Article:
Artichokes

When I was 14 or 15, a frequent habit in my family was to go to church on Sunday and then have our big meal, usually in the dining room instead or the breakfast nook off the kitchen. It wasn’t always a huge feast that my mother had spent hours over, just the biggest meal that was getting fixed that day. It could very well be chicken salad and pimento cheese with choices of bread or crackers and some chips.

But, one Sunday when we came home, she got stirring around in the kitchen and shooed me out when I came to help. I didn’t argue. I didn’t get let off that hook very often.

After a while she called us into the dining room, where there was nothing on the table except napkins, some silverware and glasses of tea. She was clearly pleased without herself as she told us to sit down and whisked into the kitchen.

She came back with salad plates holding steamed artichokes. And she brought little dishes of melted lemon butter.

We were baffled. She sat down and showed us how to gently pull the leaves off and scrape the tasty bits off with our teeth. My sisters and I had a blast dipping in the butter. My parents seemed to think it was fun to enjoy their artichokes and to watch us having a big time. Eventually, we got down to the choke. She showed us how to scrape off the fuzzy part and cut the heart into bite sized pieces to eat the best of the artichoke.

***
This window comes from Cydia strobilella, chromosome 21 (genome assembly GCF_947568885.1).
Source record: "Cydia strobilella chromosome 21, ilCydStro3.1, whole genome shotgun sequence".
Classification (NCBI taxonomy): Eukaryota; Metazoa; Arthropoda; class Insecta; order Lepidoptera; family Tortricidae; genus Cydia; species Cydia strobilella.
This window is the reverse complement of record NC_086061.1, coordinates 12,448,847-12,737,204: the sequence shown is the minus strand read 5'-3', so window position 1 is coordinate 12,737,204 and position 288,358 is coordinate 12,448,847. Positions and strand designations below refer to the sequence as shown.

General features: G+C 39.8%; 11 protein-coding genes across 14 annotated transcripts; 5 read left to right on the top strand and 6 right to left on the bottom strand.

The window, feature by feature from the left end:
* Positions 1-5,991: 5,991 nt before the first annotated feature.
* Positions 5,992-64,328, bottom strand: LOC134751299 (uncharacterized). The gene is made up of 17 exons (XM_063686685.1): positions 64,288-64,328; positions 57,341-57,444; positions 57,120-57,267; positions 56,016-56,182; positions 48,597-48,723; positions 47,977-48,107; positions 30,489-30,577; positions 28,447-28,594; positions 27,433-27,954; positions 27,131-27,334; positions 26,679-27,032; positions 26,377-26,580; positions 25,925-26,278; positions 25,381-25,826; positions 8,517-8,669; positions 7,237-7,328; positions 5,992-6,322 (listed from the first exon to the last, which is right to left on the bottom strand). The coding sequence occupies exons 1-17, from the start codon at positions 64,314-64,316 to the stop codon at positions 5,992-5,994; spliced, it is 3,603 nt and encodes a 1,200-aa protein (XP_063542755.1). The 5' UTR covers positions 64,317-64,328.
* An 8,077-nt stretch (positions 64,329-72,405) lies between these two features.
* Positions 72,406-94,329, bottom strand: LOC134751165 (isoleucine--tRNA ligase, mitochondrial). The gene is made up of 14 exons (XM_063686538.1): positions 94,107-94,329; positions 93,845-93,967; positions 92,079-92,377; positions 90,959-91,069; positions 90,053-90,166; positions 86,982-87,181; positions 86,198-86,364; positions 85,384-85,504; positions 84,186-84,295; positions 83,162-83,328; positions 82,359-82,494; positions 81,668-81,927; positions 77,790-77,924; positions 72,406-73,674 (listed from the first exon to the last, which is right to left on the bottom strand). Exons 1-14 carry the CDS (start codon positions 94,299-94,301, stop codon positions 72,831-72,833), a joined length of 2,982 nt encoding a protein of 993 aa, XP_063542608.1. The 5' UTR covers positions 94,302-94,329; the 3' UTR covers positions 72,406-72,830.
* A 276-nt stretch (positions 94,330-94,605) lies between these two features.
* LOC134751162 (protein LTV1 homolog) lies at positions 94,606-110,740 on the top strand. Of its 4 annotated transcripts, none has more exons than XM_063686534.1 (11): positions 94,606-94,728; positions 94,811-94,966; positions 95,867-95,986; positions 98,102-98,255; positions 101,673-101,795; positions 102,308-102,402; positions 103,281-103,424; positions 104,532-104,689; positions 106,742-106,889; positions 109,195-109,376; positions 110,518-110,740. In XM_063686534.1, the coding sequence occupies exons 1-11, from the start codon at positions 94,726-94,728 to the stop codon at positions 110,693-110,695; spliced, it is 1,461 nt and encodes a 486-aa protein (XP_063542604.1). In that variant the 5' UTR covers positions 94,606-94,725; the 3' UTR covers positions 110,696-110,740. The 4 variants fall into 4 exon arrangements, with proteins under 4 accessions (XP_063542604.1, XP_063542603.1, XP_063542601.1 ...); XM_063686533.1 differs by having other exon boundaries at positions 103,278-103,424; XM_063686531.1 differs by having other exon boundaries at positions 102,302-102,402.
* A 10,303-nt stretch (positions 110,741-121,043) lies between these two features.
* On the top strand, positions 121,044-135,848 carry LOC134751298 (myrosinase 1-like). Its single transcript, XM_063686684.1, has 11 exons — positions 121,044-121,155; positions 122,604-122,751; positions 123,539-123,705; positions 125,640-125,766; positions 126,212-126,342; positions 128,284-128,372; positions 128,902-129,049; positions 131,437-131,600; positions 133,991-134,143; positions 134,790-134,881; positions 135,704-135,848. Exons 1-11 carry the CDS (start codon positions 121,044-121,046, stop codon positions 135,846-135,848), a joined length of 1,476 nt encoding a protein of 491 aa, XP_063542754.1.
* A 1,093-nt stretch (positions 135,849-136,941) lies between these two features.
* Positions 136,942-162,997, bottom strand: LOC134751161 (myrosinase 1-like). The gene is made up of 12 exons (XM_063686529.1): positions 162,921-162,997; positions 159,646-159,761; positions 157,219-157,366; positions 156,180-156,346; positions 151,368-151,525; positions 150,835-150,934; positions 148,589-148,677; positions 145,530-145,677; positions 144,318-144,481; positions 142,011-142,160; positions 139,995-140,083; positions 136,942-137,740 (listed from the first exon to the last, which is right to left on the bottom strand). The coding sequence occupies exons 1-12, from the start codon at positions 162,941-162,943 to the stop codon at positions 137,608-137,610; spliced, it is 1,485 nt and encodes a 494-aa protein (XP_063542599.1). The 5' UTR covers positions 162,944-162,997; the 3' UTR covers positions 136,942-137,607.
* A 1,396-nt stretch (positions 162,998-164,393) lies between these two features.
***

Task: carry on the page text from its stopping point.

When we had all finished, she whisked the plates and artichoke debris off the table and banged around in the kitchen for a couple of minutes. Then she brought in bowls of Campbell’s soup and a plate of peanut butter and honey or jelly sandwiches (which was a fairly usual lunch for us).

I looked at my soup and said,”I’m not complaining about the meal. Soup and sandwiches is great. But, it’s kind of anticlimactic after the artichokes.”

She almost looked sheepish and said, “I rarely see fresh artichokes at the grocery and when I do they usually only have 2 or 3. The other day they had 5! One for each of us. So, I got ’em. And if you ever find yourselves faced with one, you’ll know what to do with it.”

So, that’s my mother.

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